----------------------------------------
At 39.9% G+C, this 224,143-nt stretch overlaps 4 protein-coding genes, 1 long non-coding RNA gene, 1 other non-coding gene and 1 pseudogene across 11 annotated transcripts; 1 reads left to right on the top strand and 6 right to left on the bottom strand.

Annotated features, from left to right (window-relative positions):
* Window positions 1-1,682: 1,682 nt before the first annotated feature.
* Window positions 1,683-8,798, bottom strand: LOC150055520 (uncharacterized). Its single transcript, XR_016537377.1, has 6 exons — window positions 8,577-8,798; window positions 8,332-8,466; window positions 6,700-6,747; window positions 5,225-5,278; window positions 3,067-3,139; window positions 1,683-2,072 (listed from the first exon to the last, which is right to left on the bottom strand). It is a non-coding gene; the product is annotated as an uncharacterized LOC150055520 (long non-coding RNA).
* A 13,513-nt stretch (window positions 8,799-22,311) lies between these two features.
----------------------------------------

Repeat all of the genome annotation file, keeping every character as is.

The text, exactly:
At 39.9% G+C, this 224,143-nt stretch overlaps 4 protein-coding genes, 1 long non-coding RNA gene, 1 other non-coding gene and 1 pseudogene across 11 annotated transcripts; 1 reads left to right on the top strand and 6 right to left on the bottom strand.

Annotated features, from left to right (window-relative positions):
* Window positions 1-1,682: 1,682 nt before the first annotated feature.
* Window positions 1,683-8,798, bottom strand: LOC150055520 (uncharacterized). Its single transcript, XR_016537377.1, has 6 exons — window positions 8,577-8,798; window positions 8,332-8,466; window positions 6,700-6,747; window positions 5,225-5,278; window positions 3,067-3,139; window positions 1,683-2,072 (listed from the first exon to the last, which is right to left on the bottom strand). It is a non-coding gene; the product is annotated as an uncharacterized LOC150055520 (long non-coding RNA).
* A 13,513-nt stretch (window positions 8,799-22,311) lies between these two features.